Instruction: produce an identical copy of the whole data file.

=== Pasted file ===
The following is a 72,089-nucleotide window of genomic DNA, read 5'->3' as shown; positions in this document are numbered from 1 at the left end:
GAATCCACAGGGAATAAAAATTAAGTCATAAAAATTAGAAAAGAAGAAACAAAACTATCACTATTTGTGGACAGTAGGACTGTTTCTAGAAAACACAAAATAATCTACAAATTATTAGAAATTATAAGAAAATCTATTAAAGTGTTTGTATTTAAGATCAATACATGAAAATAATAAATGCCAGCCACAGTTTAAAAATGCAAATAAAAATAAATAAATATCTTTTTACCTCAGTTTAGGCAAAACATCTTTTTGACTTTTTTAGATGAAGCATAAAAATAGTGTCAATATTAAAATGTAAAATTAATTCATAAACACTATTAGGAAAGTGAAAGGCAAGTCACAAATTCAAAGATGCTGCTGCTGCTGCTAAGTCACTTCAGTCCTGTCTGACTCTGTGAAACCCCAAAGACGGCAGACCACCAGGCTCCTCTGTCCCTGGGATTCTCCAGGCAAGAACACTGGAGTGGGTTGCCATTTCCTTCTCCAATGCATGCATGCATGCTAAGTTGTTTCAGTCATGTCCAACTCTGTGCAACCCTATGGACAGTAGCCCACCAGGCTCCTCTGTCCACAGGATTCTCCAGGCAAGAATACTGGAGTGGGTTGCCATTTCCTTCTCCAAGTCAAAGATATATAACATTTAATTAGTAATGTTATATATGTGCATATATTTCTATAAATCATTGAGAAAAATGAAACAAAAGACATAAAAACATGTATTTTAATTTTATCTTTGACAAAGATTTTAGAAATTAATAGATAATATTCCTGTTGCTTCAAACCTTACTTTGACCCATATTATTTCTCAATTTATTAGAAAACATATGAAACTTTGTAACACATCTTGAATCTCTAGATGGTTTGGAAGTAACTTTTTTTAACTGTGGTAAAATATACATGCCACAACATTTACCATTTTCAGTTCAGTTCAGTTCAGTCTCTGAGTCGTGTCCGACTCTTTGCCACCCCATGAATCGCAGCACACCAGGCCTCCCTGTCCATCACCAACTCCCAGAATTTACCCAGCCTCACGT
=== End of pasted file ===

The following is a 72,089-nucleotide window of genomic DNA, read 5'->3' as shown; positions in this document are numbered from 1 at the left end:
GAATCCACAGGGAATAAAAATTAAGTCATAAAAATTAGAAAAGAAGAAACAAAACTATCACTATTTGTGGACAGTAGGACTGTTTCTAGAAAACACAAAATAATCTACAAATTATTAGAAATTATAAGAAAATCTATTAAAGTGTTTGTATTTAAGATCAATACATGAAAATAATAAATGCCAGCCACAGTTTAAAAATGCAAATAAAAATAAATAAATATCTTTTTACCTCAGTTTAGGCAAAACATCTTTTTGACTTTTTTAGATGAAGCATAAAAATAGTGTCAATATTAAAATGTAAAATTAATTCATAAACACTATTAGGAAAGTGAAAGGCAAGTCACAAATTCAAAGATGCTGCTGCTGCTGCTAAGTCACTTCAGTCCTGTCTGACTCTGTGAAACCCCAAAGACGGCAGACCACCAGGCTCCTCTGTCCCTGGGATTCTCCAGGCAAGAACACTGGAGTGGGTTGCCATTTCCTTCTCCAATGCATGCATGCATGCTAAGTTGTTTCAGTCATGTCCAACTCTGTGCAACCCTATGGACAGTAGCCCACCAGGCTCCTCTGTCCACAGGATTCTCCAGGCAAGAATACTGGAGTGGGTTGCCATTTCCTTCTCCAAGTCAAAGATATATAACATTTAATTAGTAATGTTATATATGTGCATATATTTCTATAAATCATTGAGAAAAATGAAACAAAAGACATAAAAACATGTATTTTAATTTTATCTTTGACAAAGATTTTAGAAATTAATAGATAATATTCCTGTTGCTTCAAACCTTACTTTGACCCATATTATTTCTCAATTTATTAGAAAACATATGAAACTTTGTAACACATCTTGAATCTCTAGATGGTTTGGAAGTAACTTTTTTTAACTGTGGTAAAATATACATGCCACAACATTTACCATTTTCAGTTCAGTTCAGTTCAGTCTCTGAGTCGTGTCCGACTCTTTGCCACCCCATGAATCGCAGCACACCAGGCCTCCCTGTCCATCACCAACTCCCAGAATTTACCCAGCCTCACGT